Parts of this repair could also be valid if you reversed polarity to the radio, though the survival for reverse polarity should be better as a diode (marked C further down) should just blow the fuses on your DC cable.

Now to the over-voltage bit….

A linear power supply without a crowbar protection circuit is a bad idea, I supply kits on Tindie to avoid this situation. A high current linear PSU with output pass transistors (usually some 2N3055) going short circuit from Emitter to Collector could possibly feed your radio with a high current supply anywhere from 20 to 30 volts ! OUCH ! – Get a crowbar for linear PSU or go SMPS. Click HERE for Crowbar kits.

Now to this poor fellow who went through it and survived, with minor injuries, and fully repaired.

This is quite an easy fix though some care must be taken. Not all radios may fail the same, so your mileage may vary, maybe you have fewer components damaged, maybe more. The parts are cheap and easily available, I would just change them all.

The main symptom will usually be blown in-line fuses and no power. Make sure your PSU did really go high voltage. Disconnect the radio from this PSU!

Do NOT replace the internal 5 Amp fuse and connect to a power supply.

“Blowing” a fuse takes quite a bit of current (usually more than it’s rating) and quite a bit of time, the fuse is the “last-resort”, so if fuses have blown, (i shall say this in CAPS AND BOLD) THERE IS A SERIOUS SHORT CIRCUIT, DO NOT ATTEMPT TO “JUST CHANGE THE FUSE”, more damage could surely happen, semiconductors could burn out in microseconds with microamps, do you think keep putting 10’s of amps for nearly a second is going to keep them working long ? Fuses don’t blow for fun, take note !

1st, the “wash my hands” bit – DISCLAIMER

Any mistake can cause serious damage to your radio. So if you are not experienced in SMD soldering or using a soldering iron in a very FRAGILE environment – do not try to perform this fix yourself, buy the parts and a 6 pack of beer and give them to someone who can do it for you ! I will not be held responsible for any damage you cause to your radio based on this article.

On with it…..

A typical check is a multimeter on resistance/continuity/diode test mode, “beeper” will do. Check across the DC input connector on the radio, you will probably find it shorted or very low resistance, good ! hopefully the fast diodes at the DC input side have probably gone short circuit and acted before the CPU and PA transistors went bang !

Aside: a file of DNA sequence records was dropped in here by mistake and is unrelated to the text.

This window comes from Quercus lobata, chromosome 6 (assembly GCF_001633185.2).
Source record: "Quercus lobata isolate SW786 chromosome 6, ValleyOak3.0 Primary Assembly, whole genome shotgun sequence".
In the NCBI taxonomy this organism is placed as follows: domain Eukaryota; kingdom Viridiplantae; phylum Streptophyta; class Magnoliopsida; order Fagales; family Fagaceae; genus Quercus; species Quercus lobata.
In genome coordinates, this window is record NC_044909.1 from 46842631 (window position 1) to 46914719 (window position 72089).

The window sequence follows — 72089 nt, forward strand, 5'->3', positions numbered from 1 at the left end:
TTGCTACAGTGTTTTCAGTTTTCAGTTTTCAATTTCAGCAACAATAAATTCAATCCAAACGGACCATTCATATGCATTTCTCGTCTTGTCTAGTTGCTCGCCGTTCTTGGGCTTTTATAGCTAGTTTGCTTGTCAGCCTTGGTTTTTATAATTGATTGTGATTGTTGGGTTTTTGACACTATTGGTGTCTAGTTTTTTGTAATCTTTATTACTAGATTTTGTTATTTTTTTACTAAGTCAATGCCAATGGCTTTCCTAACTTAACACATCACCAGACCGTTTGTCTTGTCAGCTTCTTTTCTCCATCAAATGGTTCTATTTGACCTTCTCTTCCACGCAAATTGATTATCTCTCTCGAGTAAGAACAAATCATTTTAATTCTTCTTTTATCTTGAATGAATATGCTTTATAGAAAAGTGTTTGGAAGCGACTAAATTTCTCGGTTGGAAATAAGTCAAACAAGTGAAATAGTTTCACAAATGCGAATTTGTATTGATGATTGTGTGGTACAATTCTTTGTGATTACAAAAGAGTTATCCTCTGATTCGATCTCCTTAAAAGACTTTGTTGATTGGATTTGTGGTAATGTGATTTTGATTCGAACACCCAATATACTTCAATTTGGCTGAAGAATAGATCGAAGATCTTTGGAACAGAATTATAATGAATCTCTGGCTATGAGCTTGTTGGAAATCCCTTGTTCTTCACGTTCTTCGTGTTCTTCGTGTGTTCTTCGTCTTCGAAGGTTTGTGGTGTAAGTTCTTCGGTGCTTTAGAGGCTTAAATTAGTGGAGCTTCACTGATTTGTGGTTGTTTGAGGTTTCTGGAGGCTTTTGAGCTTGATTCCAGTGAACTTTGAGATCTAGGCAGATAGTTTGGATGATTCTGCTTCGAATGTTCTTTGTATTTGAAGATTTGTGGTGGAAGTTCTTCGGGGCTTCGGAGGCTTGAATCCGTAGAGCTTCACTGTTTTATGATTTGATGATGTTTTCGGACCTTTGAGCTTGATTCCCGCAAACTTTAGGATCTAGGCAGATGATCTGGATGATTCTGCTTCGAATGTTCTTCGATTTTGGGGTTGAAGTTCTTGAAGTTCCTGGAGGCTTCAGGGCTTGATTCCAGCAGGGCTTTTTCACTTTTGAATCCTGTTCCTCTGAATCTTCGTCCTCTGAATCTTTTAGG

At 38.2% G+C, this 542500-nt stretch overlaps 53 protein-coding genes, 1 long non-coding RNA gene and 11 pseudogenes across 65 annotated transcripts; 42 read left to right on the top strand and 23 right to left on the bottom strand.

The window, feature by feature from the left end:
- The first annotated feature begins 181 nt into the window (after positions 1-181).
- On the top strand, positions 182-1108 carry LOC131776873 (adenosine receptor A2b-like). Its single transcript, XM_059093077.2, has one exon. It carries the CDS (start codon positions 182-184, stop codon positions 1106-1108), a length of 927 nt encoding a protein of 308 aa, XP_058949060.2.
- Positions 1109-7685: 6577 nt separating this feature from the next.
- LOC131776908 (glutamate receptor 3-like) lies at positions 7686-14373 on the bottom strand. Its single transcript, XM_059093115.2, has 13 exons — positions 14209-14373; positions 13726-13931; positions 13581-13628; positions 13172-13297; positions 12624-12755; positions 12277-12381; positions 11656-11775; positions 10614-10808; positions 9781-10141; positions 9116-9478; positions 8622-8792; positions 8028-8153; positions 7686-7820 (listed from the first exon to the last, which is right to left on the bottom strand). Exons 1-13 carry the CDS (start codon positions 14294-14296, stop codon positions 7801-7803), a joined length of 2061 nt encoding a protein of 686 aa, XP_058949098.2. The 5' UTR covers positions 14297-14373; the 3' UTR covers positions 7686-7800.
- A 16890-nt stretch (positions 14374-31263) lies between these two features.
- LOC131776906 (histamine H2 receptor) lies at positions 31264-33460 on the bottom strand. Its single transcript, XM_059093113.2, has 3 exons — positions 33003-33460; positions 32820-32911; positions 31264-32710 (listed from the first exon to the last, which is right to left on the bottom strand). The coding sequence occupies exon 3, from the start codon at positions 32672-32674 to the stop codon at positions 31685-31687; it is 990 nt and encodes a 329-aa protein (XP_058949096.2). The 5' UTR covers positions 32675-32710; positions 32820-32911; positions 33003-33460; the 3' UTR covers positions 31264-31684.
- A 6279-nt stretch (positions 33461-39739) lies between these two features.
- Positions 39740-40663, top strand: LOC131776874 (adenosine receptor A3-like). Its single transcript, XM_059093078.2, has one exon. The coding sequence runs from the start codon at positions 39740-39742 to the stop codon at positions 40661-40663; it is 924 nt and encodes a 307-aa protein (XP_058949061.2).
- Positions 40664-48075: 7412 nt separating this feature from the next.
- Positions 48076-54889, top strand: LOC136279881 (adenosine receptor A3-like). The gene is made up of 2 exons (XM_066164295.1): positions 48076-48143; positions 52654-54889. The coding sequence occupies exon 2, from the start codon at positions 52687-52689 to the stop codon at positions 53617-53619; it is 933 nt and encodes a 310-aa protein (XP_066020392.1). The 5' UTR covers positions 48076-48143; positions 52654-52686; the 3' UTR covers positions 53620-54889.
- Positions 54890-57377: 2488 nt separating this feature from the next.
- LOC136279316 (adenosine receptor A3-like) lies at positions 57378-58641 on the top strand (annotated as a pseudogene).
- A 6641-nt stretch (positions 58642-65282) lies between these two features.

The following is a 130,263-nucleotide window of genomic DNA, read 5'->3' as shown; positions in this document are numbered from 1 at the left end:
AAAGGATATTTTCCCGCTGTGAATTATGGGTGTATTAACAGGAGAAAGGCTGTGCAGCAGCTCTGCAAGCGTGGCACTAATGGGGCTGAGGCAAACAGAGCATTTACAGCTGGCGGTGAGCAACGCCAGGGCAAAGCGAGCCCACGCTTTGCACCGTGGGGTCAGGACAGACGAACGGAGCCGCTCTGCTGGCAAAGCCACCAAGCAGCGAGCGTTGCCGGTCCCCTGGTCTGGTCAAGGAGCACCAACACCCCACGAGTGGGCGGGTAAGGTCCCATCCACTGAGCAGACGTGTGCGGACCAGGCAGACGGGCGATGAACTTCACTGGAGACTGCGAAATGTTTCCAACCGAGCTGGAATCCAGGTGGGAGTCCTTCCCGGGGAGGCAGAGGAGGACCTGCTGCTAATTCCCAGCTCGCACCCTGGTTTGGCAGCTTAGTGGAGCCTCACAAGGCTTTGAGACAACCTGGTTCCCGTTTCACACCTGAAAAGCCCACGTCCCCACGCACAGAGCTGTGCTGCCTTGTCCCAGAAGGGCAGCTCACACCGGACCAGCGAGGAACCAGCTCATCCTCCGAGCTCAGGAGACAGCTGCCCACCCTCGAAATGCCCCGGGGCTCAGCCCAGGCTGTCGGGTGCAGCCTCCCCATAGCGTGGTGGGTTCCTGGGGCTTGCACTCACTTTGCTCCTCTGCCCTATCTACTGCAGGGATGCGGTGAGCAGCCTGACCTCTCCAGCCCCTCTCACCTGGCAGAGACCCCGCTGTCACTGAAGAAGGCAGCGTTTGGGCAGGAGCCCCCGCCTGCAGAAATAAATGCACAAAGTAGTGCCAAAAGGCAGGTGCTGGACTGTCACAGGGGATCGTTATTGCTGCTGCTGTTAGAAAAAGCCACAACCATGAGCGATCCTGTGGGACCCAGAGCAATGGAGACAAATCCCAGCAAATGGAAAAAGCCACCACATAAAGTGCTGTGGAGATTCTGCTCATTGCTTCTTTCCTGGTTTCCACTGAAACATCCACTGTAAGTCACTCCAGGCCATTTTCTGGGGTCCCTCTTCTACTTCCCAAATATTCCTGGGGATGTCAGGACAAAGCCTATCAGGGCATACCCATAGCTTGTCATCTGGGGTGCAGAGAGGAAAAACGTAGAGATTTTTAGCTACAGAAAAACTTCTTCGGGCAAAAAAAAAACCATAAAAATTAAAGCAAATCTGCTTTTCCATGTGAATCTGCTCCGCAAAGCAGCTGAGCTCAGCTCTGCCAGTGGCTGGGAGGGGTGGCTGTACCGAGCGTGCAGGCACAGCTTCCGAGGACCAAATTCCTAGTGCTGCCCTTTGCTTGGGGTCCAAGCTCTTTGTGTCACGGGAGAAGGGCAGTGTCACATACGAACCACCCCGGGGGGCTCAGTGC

Damaged Components
Schematic Reference
My MarkingPart NumberUsage
ADZ2J18018.9v Zener diode, this would probably pop first, but can’t carry enough current to blow the main fuses, it will probably go short then open circuit with high voltage at high current
B1/2/3470μF 25v3 pcs of 470μF 25v electrolytic capacitors, if they blew or not just change them ! This radio got 30v and they out-gassed. Yes ! LOTS OF MAGIC SMOKE !
CDF30SC4M40V 30A Schottky diode, this is the reverse polarity protection in fact, the surge of current still made it go short circuit in this failure
DFuse 5AMini blade flus protecting the low current side, i.e. anything not the PA, so CPU, accessories etc
E50S06I used a 50N05, a pretty common MOSFET, this going short blows the 5A fuse. This MOSFET “powers” on the main radio circuits, it is a “software controlled” switch as the radio by design is in sort-of “standby” let say, the PA is always “ON ” across the input power source, as is with most radios.
*FTPSMD15AVoltage transients suppressor, this can take quite a beating and is what probably saves the rest of the radio in this situation. I have marked it with a * simply because it is a star! well, strangely it doesn’t show up anywhere in Icom’s service manual !

All parts can be obtained from common sources, I used Mouser.

Following this repair, apply power the radio using a current limited power supply, start at 50mA to make sure there are no shorts, take it up to 500ma, then power on the radio, it should turn on and work normally, then you can move to use a high current PSU and test it on transmit, luckily the PA transistors are fine.